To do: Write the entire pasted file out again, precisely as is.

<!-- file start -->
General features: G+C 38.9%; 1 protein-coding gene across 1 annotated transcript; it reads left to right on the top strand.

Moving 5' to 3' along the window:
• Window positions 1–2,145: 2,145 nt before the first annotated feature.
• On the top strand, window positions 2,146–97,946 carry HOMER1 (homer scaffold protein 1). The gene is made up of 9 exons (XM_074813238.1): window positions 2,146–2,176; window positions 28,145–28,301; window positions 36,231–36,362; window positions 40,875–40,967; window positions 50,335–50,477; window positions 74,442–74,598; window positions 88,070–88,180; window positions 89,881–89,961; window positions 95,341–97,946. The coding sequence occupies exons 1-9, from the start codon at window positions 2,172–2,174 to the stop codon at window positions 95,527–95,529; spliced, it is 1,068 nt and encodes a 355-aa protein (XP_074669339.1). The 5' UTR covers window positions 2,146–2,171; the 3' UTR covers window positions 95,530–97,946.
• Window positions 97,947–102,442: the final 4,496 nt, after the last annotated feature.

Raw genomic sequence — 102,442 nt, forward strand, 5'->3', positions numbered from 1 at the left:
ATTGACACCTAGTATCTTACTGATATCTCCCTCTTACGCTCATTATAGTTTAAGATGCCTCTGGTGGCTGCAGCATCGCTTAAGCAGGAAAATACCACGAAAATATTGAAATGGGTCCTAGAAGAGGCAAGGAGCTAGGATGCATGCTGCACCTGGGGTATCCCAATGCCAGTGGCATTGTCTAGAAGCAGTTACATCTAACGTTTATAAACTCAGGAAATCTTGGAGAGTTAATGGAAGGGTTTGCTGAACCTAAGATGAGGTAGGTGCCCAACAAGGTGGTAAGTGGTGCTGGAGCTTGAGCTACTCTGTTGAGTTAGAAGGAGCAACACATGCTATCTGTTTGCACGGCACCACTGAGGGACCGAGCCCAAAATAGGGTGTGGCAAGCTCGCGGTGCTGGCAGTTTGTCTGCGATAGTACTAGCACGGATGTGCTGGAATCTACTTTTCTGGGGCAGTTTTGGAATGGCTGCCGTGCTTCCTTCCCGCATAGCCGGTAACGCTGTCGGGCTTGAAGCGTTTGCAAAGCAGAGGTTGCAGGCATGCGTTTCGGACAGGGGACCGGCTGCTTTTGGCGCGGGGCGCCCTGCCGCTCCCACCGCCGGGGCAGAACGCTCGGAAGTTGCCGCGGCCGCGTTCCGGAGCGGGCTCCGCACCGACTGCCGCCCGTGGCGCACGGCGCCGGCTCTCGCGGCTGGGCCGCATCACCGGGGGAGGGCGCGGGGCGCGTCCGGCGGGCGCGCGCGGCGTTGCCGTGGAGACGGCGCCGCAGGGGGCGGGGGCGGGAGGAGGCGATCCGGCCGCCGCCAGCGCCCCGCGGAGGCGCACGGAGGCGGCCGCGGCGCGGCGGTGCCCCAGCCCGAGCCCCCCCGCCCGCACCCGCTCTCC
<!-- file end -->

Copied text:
General features: G+C 38.9%; 1 protein-coding gene across 1 annotated transcript; it reads left to right on the top strand.

Moving 5' to 3' along the window:
• Window positions 1–2,145: 2,145 nt before the first annotated feature.
• On the top strand, window positions 2,146–97,946 carry HOMER1 (homer scaffold protein 1). The gene is made up of 9 exons (XM_074813238.1): window positions 2,146–2,176; window positions 28,145–28,301; window positions 36,231–36,362; window positions 40,875–40,967; window positions 50,335–50,477; window positions 74,442–74,598; window positions 88,070–88,180; window positions 89,881–89,961; window positions 95,341–97,946. The coding sequence occupies exons 1-9, from the start codon at window positions 2,172–2,174 to the stop codon at window positions 95,527–95,529; spliced, it is 1,068 nt and encodes a 355-aa protein (XP_074669339.1). The 5' UTR covers window positions 2,146–2,171; the 3' UTR covers window positions 95,530–97,946.
• Window positions 97,947–102,442: the final 4,496 nt, after the last annotated feature.

Raw genomic sequence — 102,442 nt, forward strand, 5'->3', positions numbered from 1 at the left:
ATTGACACCTAGTATCTTACTGATATCTCCCTCTTACGCTCATTATAGTTTAAGATGCCTCTGGTGGCTGCAGCATCGCTTAAGCAGGAAAATACCACGAAAATATTGAAATGGGTCCTAGAAGAGGCAAGGAGCTAGGATGCATGCTGCACCTGGGGTATCCCAATGCCAGTGGCATTGTCTAGAAGCAGTTACATCTAACGTTTATAAACTCAGGAAATCTTGGAGAGTTAATGGAAGGGTTTGCTGAACCTAAGATGAGGTAGGTGCCCAACAAGGTGGTAAGTGGTGCTGGAGCTTGAGCTACTCTGTTGAGTTAGAAGGAGCAACACATGCTATCTGTTTGCACGGCACCACTGAGGGACCGAGCCCAAAATAGGGTGTGGCAAGCTCGCGGTGCTGGCAGTTTGTCTGCGATAGTACTAGCACGGATGTGCTGGAATCTACTTTTCTGGGGCAGTTTTGGAATGGCTGCCGTGCTTCCTTCCCGCATAGCCGGTAACGCTGTCGGGCTTGAAGCGTTTGCAAAGCAGAGGTTGCAGGCATGCGTTTCGGACAGGGGACCGGCTGCTTTTGGCGCGGGGCGCCCTGCCGCTCCCACCGCCGGGGCAGAACGCTCGGAAGTTGCCGCGGCCGCGTTCCGGAGCGGGCTCCGCACCGACTGCCGCCCGTGGCGCACGGCGCCGGCTCTCGCGGCTGGGCCGCATCACCGGGGGAGGGCGCGGGGCGCGTCCGGCGGGCGCGCGCGGCGTTGCCGTGGAGACGGCGCCGCAGGGGGCGGGGGCGGGAGGAGGCGATCCGGCCGCCGCCAGCGCCCCGCGGAGGCGCACGGAGGCGGCCGCGGCGCGGCGGTGCCCCAGCCCGAGCCCCCCCGCCCGCACCCGCTCTCC